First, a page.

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What is the pattern used by CodeIgniter to store session values on the database? I thought it was only a CodeIgniter way to store it but I just found another PHP projet (not using CI) that uses the same pattern.

a:11:
{
s:10:"usuario_id";
s:1:"1";
s:13:"usuario_login";
s:5:"admin";
s:13:"usuario_senha";
s:40:"8cb2237d0679ca88db6464eac60da96345513964";
s:12:"usuario_nome";
s:13:"Administrador";
s:13:"usuario_email";
s:26:"desenvolvedor.01@gmail.com";
s:18:"usuario_registrado";
s:19:"2011-05-06 16:25:33";
s:13:"usuario_chave";
s:0:"";
s:14:"usuario_status";
s:1:"1";
s:14:"usuario_logado";

b:1;
s:8:"setor_id";
s:6:"images";
s:12:"setor_numero";
s:3:"017";
}
share|improve this question
up vote 4 down vote accepted

That is what happens when you call serialize on something in PHP.

Serialize documentation:

Generates a storable representation of a value

This is useful for storing or passing PHP values around without losing their type and structure.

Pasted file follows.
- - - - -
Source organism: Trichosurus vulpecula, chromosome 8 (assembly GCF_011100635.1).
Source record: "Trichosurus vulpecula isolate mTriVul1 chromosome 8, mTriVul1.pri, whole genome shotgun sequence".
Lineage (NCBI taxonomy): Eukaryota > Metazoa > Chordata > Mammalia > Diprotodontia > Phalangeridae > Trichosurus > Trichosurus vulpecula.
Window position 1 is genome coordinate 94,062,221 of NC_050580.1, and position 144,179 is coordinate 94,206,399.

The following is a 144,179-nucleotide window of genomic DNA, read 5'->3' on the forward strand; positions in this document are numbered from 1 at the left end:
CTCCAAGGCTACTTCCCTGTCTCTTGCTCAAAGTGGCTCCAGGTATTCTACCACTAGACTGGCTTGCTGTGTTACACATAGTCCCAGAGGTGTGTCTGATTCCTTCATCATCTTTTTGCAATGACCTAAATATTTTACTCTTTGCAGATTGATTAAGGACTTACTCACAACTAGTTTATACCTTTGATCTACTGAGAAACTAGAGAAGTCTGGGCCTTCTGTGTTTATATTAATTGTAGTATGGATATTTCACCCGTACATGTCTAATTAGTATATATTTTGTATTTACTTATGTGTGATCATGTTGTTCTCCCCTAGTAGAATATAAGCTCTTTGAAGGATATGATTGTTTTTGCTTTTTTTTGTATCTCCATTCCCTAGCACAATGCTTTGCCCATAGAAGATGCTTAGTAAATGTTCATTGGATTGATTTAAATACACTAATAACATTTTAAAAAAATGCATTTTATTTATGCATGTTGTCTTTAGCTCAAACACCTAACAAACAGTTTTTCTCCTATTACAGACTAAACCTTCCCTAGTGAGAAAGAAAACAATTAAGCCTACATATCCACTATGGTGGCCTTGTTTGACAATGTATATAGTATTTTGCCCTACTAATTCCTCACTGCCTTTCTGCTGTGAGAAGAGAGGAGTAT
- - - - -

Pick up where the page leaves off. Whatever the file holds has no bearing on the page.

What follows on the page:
To make the serialized string into a PHP value again, use unserialize().

As a note, "storable", here, means "String" (I believe in all cases)

To get a better idea as to what's in there:

a:11: // <-- array has 11 keys (this will alternate key/value
{
s:10:"usuario_id"; // <-- string 10 characters long which is the first key
s:1:"1"; // <-- string 1 character long which represents the first value
s:13:"usuario_login"; // <-- string 13 characters long (second key)
s:5:"admin";// <-- string 5 characters long (second value)
// yada yada
s:14:"usuario_logado";
b:1; // <-- boolean TRUE
// yada yada
}
share|improve this answer
    
correct, and the b would be boolean ? but with no name or value ? odd – Cystack Jul 26 '11 at 20:09
    
@Cystack In the array, it would be: array( 'usuario_logado'=>True ); – cwallenpoole Jul 26 '11 at 20:13

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